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“I guess being for freedom would be really unusual?” he said during a Monday CNBC appearance. “I don’t understand the point why that would be controversial.”

Paul said that “vaccines are one of the greatest medical breakthroughs” and he was a “great fan of the smallpox vaccine.” Read the rest of this entry »


Commentary: ‘I Don’t Vaccinate My Child Because It’s My Right To Decide What Eliminated Diseases Come Roaring Back’

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The decision to cause a full-blown, multi-state pandemic of a virus that was effectively eliminated from the national population generations ago is my choice alone, and regardless of your personal convictions, that right should never be taken away from a child’s parent. Never.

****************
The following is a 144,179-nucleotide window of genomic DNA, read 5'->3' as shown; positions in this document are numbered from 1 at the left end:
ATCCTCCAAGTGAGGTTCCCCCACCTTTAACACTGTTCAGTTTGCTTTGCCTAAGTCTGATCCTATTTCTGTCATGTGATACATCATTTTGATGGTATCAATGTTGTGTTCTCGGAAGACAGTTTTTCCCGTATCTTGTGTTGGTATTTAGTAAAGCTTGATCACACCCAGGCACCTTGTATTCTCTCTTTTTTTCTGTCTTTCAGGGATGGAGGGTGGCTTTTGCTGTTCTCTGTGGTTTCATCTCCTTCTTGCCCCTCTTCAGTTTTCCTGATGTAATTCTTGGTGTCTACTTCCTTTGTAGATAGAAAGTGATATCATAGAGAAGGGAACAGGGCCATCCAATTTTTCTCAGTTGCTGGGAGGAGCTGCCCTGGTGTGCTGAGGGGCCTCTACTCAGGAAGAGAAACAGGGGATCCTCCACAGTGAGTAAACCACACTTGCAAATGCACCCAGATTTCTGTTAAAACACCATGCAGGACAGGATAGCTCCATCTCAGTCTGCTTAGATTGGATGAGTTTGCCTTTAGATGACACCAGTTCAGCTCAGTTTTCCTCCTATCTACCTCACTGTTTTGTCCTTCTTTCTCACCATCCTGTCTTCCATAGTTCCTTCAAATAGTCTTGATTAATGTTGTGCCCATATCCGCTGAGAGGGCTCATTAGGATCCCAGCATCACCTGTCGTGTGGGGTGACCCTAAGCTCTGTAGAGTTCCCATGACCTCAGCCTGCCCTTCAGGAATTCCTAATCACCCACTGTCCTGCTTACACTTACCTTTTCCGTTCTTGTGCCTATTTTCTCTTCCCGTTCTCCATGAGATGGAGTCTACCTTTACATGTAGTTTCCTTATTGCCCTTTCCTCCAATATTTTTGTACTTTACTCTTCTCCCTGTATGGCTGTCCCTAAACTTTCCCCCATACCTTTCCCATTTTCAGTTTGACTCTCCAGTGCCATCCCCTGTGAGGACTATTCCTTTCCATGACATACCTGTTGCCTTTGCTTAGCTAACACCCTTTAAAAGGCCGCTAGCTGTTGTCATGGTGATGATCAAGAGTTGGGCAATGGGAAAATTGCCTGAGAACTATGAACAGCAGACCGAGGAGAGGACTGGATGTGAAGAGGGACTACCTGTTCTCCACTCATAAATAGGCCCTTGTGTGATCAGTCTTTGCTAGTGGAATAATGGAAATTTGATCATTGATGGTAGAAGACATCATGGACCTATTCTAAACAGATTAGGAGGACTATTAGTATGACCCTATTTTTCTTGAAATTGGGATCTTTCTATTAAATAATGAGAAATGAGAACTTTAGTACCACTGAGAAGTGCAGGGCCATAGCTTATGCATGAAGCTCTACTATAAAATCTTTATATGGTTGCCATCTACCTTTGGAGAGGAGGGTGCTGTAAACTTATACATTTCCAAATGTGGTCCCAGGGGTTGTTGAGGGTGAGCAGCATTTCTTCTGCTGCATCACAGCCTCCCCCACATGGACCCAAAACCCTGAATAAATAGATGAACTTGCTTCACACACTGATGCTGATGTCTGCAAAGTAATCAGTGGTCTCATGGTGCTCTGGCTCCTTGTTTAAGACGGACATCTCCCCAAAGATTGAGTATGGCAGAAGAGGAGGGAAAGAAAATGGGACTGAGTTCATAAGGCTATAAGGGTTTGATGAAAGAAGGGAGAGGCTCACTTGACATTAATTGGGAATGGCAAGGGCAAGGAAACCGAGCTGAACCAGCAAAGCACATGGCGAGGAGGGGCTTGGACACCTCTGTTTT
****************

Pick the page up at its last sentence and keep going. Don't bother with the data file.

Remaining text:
90Andrea Martin writes: As a mother, I put my parenting decisions above all else. Nobody knows my son better than me, and the choices I make about how to care for him are no one’s business but my own. So, when other people tell me how they think I should be raising my child, I simply can’t tolerate it. Regardless of what anyone else thinks, I fully stand behind my choices as a mom, including my choice not to vaccinate my son, because it is my fundamental right as a parent to decide which eradicated measlesdiseases come roaring back.

“The bottom line is that I’m this child’s mother, and I know what’s best. End of story. Politicians, pharmaceutical companies—they don’t know the specific circumstances that made me decide to breathe new life into a viral infection that scientists and the nation at large celebrated stamping out roughly a century ago.”

The decision to cause a full-blown, multi-state pandemic of a virus that was effectively eliminated from the national population generations ago is my choice alone, and regardless of your personal convictions, that right should never be taken away from a child’s parent. Never.